Showing posts with label folklore. Show all posts
Showing posts with label folklore. Show all posts

29 March 2017

Beyond the locked gate


by Robert Lopresti

Saturday will be April Fool's Day, which makes this an excellent opportunity to talk about Mulla Nasrudin.  I am amazed to find that in all my years of blogging I have only discussed him once, and  that, in passing.

The concensus is that the real-life Nasrudin was a Sufi born in Turkey in the 1200s.  But since he is known in folklore from the Middle East all the way to China there is obviously much debate about that.  (Also about his name: Molla Nasreddin, Nasr Eddin, Nasrudeen Hodja, or just the Hodja, to name a few variations.  The catalogers at the Library of Congress settled on Nasreddin Hoca.)


What is certain is that the character belongs to the tradition of the wise fool: the spiritual leader who passes on his message by behaving in eccentric ways, perhaps on purpose, perhaps not.

I don't claim to understand Sufism at all but I think it is a mystical tradition within Islam which believes enlightment cannot be achieved by study or words alone.  It requires long-term commitment to a great teacher and one learns from the behavior of the teacher as well as from texts.  There is an interest in achieving the conditions necessary for grasping truth, not in merely sitting down with a text.  Everyone who has actually studied Sufism is now welcome to explain in the comments that I am full of beans.

Remember the old joke about the man who lost his keys at Point A but looked for them at Point B because the light was better there?  Classic Nasrudin.  And, if you think about it, clearly an allegory for the pursuit of truth (although, in proper mystical fashion, the message itself is debatable).

I had a friend who spend a year in Afghanistan several decades ago and he said that a day never passed without someone telling him a Nasrudin story. They were always told to make a point but they were so far from Western thinking that my friend sometimes could not tell when the punchline had arrived.

Here are a few stories relevant to crime fiction.  As far as I know they are all ancient and in the public domain.  Whether they have deep meaning I leave up to you, but the last story makes an interesting argument about the administration of justice.  (By the way, there is no relation between the books shown and particular stories.)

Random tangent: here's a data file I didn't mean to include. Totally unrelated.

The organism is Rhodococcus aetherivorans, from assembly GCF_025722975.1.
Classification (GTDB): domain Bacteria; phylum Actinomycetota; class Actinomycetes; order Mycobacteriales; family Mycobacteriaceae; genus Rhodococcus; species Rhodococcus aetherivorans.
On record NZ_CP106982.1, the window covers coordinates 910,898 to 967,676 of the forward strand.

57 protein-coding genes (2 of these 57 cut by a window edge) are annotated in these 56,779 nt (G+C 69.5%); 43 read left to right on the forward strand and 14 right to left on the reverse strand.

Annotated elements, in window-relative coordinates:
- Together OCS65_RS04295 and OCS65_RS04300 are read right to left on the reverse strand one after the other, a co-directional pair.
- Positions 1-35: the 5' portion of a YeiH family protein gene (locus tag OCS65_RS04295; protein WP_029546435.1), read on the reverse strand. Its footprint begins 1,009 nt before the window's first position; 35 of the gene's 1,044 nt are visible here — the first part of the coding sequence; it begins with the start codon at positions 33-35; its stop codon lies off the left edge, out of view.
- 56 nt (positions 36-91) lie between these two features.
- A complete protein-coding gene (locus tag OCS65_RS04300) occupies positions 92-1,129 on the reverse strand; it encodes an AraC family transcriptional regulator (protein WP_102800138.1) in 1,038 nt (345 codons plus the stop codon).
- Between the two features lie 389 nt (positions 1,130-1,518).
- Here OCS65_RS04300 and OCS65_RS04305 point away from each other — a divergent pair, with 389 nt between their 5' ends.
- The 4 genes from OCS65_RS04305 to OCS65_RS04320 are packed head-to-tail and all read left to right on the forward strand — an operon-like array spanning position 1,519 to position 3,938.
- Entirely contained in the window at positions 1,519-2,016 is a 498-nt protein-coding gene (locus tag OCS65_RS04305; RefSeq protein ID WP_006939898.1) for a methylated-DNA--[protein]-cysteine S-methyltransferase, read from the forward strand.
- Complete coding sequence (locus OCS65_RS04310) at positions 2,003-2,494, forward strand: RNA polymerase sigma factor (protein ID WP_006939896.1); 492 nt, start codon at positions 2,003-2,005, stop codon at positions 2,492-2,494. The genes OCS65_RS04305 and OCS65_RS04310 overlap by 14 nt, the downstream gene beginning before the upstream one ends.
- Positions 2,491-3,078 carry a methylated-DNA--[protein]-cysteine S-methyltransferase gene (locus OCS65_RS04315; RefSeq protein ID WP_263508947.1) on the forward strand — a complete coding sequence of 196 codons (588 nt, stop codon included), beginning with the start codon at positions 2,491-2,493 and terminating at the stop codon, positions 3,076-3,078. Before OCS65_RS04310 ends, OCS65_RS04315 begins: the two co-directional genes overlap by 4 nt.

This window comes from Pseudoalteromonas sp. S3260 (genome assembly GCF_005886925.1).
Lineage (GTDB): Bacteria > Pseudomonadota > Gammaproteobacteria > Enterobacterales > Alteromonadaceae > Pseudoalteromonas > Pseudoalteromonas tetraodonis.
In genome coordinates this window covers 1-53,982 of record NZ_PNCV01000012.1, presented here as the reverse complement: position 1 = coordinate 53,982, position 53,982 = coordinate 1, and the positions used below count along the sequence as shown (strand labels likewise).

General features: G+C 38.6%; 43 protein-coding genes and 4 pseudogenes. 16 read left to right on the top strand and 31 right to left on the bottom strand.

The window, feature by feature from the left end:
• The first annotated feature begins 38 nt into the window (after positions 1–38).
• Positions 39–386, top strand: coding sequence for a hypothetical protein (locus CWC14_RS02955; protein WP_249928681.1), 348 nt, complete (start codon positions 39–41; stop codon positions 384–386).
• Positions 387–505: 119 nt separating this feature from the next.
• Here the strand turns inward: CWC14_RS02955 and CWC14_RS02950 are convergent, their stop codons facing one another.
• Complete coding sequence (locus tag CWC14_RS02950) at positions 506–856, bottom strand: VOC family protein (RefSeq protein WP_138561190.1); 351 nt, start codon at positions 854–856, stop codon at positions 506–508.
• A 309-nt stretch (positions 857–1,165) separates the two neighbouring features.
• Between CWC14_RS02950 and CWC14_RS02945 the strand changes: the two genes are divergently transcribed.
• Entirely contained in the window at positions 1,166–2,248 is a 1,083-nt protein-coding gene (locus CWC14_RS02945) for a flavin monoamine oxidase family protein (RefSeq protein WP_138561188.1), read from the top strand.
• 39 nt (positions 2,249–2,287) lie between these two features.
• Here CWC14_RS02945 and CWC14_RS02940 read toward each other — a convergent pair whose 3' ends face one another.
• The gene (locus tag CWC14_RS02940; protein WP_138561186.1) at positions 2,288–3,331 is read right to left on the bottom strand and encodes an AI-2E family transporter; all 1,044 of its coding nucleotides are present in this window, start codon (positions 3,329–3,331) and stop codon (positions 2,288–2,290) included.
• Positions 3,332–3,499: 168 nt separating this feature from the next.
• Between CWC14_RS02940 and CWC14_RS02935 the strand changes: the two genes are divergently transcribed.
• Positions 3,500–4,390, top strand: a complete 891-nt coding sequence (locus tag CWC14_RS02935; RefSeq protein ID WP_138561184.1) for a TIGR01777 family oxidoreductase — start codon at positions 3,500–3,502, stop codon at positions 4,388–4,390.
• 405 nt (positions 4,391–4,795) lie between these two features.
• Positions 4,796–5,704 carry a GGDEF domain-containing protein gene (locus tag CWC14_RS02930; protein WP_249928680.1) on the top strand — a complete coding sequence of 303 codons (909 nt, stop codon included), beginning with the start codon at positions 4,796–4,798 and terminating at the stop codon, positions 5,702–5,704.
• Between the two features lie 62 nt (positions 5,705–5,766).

The Detective

One day Nasrudin bought three pounds of meat.  While he was out his wife cooked it and ate it.  When he came home he asked where it had gone.

"The kitten ate it."

Nasrudin pulled out a scale and found that the kitten weighed three pounds.  "If this is the cat, where is the meat?  If this is the meat, where is the cat?"

The Victim

One night Nasrudin found a burglar in his house, stuffing objects into a sack.  Nasrudin immediately began to add more to the bag.

"What are you doing?" asked the burglar.

"I thought we were moving," said Nasrudin, "so I was helping you pack."

The Criminal

"Mulla, you are so wise!  Has anyone ever asked you a question you can't answer?"

"Only once.  It was: 'Why are you sneaking through my window in the middle of the night?'"

The Judge.

A woman came to Nasrudin's court and complained: "My son is addicted to sugar.  I can't make him stop eating and he is spending all my money.  Please order him to stop."

"This is a very difficult case," said Nasrudin.  "Come back in a week."

She did.  "This still requires more work," he said.  "Come back next week."

This happened twice more.  Finally Nasrudin called the boy before him.  "You are making your mother's life a misery!  I order you to stop eating sugar or you will be severely punished."

The mother thanked him.  "But Mulla, why couldn't you have done the same thing weeks ago?"

Nasrudin shrugged.  "How could I know it would take so long for me to give up sugar?'

****************************************************

There is a beautiful tomb in Aksehir, Turkey, supposedly that of the great Mulla.  It is guarded by a gate, sealed with a great padlock.

There are no walls connected to the gate.







27 October 2016

A Celtic Halloween


by Eve Fisher

When you say folk music in America, the first thing that comes to most people's mind is Peter, Paul, and Mary, Bob Dylan, Joan Baez, and music that's a mixture of politics and sweet ballads. Folk music in Britain? Try some of the dark stuff. You want to know how to cheat the Fairy Queen? Kill a monster or two? Go crazy? Be killed by a werefox? Try old British folk songs.

Back in 1969, a British group called Fairport Convention issued their fourth album, called "Liege and Lief". It's been credited as the beginning of the "British folk rock" movement, and in 2006 it was voted "Most Influential Folk Album of All Time". I love this album, because it's chock full of traditional British and Celtic folk material, done with an edge and a steel guitar. And the amazing vocals of Sandy Denny.   Let's just say it makes for a good, alternative Halloween sound track.

My personal favorite on Liege & Lief is Reynardine. Listen to it here:

A Scarfolk Council-issued card to remind you you're always being followed."Your beauty so enticed me
I could not pass it by
So it's with my gun I'll guard you
All on the mountains high."
"And if by chance you should look for me
Perhaps you'll not me find
For I'll be in my castle
Inquire for Reynardine."
Sun and dark, she followed him
His teeth did brightly shine
And he led her above mountains
Did that sly old Reynardine